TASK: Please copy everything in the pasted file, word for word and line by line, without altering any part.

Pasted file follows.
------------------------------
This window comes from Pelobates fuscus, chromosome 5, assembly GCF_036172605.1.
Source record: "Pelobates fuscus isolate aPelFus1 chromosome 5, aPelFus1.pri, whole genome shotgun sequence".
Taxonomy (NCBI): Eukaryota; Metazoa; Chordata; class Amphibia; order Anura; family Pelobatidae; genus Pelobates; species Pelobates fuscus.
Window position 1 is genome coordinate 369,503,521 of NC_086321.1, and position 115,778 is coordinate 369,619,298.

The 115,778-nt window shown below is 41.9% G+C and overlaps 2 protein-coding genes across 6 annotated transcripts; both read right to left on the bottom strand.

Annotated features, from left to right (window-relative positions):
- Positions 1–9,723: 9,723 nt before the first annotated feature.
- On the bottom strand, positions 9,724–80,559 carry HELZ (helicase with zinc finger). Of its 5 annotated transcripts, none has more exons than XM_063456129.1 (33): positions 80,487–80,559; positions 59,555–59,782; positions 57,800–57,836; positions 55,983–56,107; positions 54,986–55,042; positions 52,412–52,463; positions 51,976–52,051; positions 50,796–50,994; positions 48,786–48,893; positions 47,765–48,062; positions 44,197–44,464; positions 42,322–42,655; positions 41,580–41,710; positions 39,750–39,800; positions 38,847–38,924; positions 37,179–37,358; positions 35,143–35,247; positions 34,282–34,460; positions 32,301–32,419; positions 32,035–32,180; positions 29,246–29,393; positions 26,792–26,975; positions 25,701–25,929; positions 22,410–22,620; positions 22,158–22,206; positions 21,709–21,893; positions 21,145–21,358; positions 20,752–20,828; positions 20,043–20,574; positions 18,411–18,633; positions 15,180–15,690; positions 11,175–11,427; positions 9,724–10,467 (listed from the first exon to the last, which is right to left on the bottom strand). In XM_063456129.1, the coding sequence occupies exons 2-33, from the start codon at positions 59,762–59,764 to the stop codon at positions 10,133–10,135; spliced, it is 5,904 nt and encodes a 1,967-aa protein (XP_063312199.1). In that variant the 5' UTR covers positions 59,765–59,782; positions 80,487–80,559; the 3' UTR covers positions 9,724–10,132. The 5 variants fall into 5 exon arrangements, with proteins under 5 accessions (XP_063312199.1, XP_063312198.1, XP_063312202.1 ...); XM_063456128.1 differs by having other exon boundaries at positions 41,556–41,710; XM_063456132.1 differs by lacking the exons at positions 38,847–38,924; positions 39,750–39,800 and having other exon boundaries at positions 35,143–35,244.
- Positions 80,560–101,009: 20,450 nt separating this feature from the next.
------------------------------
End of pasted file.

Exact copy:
This window comes from Pelobates fuscus, chromosome 5, assembly GCF_036172605.1.
Source record: "Pelobates fuscus isolate aPelFus1 chromosome 5, aPelFus1.pri, whole genome shotgun sequence".
Taxonomy (NCBI): Eukaryota; Metazoa; Chordata; class Amphibia; order Anura; family Pelobatidae; genus Pelobates; species Pelobates fuscus.
Window position 1 is genome coordinate 369,503,521 of NC_086321.1, and position 115,778 is coordinate 369,619,298.

The 115,778-nt window shown below is 41.9% G+C and overlaps 2 protein-coding genes across 6 annotated transcripts; both read right to left on the bottom strand.

Annotated features, from left to right (window-relative positions):
- Positions 1–9,723: 9,723 nt before the first annotated feature.
- On the bottom strand, positions 9,724–80,559 carry HELZ (helicase with zinc finger). Of its 5 annotated transcripts, none has more exons than XM_063456129.1 (33): positions 80,487–80,559; positions 59,555–59,782; positions 57,800–57,836; positions 55,983–56,107; positions 54,986–55,042; positions 52,412–52,463; positions 51,976–52,051; positions 50,796–50,994; positions 48,786–48,893; positions 47,765–48,062; positions 44,197–44,464; positions 42,322–42,655; positions 41,580–41,710; positions 39,750–39,800; positions 38,847–38,924; positions 37,179–37,358; positions 35,143–35,247; positions 34,282–34,460; positions 32,301–32,419; positions 32,035–32,180; positions 29,246–29,393; positions 26,792–26,975; positions 25,701–25,929; positions 22,410–22,620; positions 22,158–22,206; positions 21,709–21,893; positions 21,145–21,358; positions 20,752–20,828; positions 20,043–20,574; positions 18,411–18,633; positions 15,180–15,690; positions 11,175–11,427; positions 9,724–10,467 (listed from the first exon to the last, which is right to left on the bottom strand). In XM_063456129.1, the coding sequence occupies exons 2-33, from the start codon at positions 59,762–59,764 to the stop codon at positions 10,133–10,135; spliced, it is 5,904 nt and encodes a 1,967-aa protein (XP_063312199.1). In that variant the 5' UTR covers positions 59,765–59,782; positions 80,487–80,559; the 3' UTR covers positions 9,724–10,132. The 5 variants fall into 5 exon arrangements, with proteins under 5 accessions (XP_063312199.1, XP_063312198.1, XP_063312202.1 ...); XM_063456128.1 differs by having other exon boundaries at positions 41,556–41,710; XM_063456132.1 differs by lacking the exons at positions 38,847–38,924; positions 39,750–39,800 and having other exon boundaries at positions 35,143–35,244.
- Positions 80,560–101,009: 20,450 nt separating this feature from the next.